‘No one checked the door knob’: Uvalde gunman could have been taken down in three minutes, official says

AUSTIN — Classroom doors were unlocked but police officers did not check.

Officers were sufficiently armed to take down the shooter.

And the gunman who shot into a Uvalde classroom could have been taken down in as little as three minutes.


Each of these statements, made by Texas Department of Public Safety Director Steve McCraw, contradicted previous public statements made by Uvalde Consolidated Independent School District Police Chief Pete Arrendondo, the on-scene commander during the mass shooting where 21 people were killed.

For 77 minutes, Arrendondo put off breaching the elementary school classrooms, making several claims that officers were outgunned, simply armed with pistols. He requested rifles, ballistic shields, a SWAT team and keys to unlock the classroom door.

McCraw said all of that was unnecessary and evident of a "complete failure." Rifles were immediately available on scene, the first of four ballistic shields arrived at minute 19, and the classroom door was never locked, making a need for keys unnecessary, McCraw said. He added that officers never tried to see if the classroom door was unlocked.

McGraw appeared before the Senate Special Committee to Protect All Texans on Tuesday, an investigative committee looking into the May 24 Uvalde shooting - the deadliest school shooting in a decade.

Arrendondo has not agreed to testify, prompting state Sen. Paul Bettencourt, R-Houston, to plead at one point for him to show up and address the committee.

Arrendondo said previously in public statements that he believed the gunman was an isolated subject and no kids were in harm's way, meaning it was no longer an active shooter situation. McCraw, however, said it was always an active shooter investigation, adding that “the situation was always dire, the timeline was always critical, and every second mattered.”

“The only thing stopping a hall of dedicated officers … was the on-scene commander who decided to place the lives of officers before the lives of children,” McCraw said. “The officers had weapons; the children had none.”


McCraw was critical of Arrendondo’s actions that day, going through a detailed timeline put together using hallway and body camera footage, 911 calls and interviews of officers present in the hallway.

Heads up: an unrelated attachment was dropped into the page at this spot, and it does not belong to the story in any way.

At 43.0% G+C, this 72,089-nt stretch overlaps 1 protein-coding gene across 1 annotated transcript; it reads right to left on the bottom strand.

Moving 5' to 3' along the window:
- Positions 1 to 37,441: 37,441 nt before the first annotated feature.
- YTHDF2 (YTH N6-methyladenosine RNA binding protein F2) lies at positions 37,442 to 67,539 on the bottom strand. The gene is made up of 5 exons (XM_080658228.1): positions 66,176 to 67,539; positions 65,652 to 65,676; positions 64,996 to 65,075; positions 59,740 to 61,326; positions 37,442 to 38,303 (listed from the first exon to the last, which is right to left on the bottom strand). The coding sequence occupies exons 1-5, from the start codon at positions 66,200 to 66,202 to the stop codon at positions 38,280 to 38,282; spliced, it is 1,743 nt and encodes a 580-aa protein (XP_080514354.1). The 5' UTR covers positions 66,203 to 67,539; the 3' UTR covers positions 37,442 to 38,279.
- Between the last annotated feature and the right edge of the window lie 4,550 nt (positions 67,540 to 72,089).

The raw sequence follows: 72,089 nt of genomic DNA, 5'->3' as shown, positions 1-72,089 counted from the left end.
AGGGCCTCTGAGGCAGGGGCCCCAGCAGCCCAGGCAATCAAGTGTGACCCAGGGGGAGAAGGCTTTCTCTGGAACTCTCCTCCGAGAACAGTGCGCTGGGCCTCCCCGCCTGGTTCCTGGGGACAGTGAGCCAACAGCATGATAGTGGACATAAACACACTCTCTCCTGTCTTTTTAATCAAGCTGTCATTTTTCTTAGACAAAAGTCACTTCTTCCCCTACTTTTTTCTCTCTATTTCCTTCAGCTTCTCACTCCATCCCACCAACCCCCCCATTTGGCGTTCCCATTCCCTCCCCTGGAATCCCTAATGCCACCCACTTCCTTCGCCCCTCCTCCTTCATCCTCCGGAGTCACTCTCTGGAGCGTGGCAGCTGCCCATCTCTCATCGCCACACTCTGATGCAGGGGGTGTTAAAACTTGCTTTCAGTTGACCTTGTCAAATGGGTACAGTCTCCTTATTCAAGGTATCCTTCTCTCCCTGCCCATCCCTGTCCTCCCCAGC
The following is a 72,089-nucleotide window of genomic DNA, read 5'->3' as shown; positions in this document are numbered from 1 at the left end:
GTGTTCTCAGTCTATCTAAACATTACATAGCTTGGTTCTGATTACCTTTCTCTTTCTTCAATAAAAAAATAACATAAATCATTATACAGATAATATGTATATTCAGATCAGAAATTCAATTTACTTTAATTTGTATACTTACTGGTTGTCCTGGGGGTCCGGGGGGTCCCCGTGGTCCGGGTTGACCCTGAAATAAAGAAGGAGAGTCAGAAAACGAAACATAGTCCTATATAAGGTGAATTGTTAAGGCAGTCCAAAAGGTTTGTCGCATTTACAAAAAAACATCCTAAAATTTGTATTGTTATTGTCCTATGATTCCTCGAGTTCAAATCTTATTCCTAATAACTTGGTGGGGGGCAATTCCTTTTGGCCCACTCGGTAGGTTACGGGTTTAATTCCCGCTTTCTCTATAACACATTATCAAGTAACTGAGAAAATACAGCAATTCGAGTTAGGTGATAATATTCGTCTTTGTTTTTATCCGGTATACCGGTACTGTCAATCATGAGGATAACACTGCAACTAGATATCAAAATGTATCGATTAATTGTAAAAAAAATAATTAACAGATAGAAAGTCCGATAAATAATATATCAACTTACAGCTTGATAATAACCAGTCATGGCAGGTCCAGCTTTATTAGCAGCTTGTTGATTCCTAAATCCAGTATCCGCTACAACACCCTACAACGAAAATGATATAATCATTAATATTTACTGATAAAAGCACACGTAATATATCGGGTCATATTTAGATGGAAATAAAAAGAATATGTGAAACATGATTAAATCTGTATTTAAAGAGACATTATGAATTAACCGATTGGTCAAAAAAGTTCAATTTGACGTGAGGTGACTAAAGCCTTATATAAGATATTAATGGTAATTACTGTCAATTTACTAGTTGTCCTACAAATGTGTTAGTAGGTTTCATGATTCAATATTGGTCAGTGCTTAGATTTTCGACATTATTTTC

“There's always some reason why (officers) didn't go in, and of course a result was 1 hour, 14 minutes and 8 seconds,” McCraw said. “In an active shooter environment, that is intolerable.”

Details of what occurred at Robb Elementary School on May 24 have been constantly conflicting, frustrating members of the Uvalde community, and local and state officials.

This was also not the first time McCraw’s and Arrendondo’s statements of fact have contradicted the other.

Early on in the investigation, Gov. Greg Abbott said the officers reacted quickly and efficiently, which ultimately saved lives. Then it was found that 77 minutes passed between the moment the 18-year-old gunman entered the classroom and the time he was killed by officers. Abbott said he was “livid” that he was “misled.”

According to initial reports, a school resource officer had engaged with the shooter before he entered the school, then it became clear the officer hadn’t. A teacher left the exterior door open, it was reported, but that story changed, too.

What is clear is that the exterior door the gunman used to enter the school was closed but unlocked. And while the school went into immediate lockdown as it should have, McCraw noted, that the glass windows surrounding the exterior door were not bulletproof and could have easily been broken into, allowing for someone to reach in and open the door.

McCraw added that while Arrendondo did not have his radio, as is protocol, it would not have worked within the building. McCraw said of all the law enforcement radios DPS tested, including school police radios, local police radios, sheriff department and and border patrol radios, only border patrol radios worked within the school building.

“We as the law enforcement community, when one fails, we all fail. Plain and simple,” McCraw said. “The fact is that mistakes were made, it should have never happened that way, and we can't allow that ever to happen in our profession. This set our profession back a decade.”

The hearing is ongoing and will continue through Wednesday where state lawmakers will hear testimony from others.

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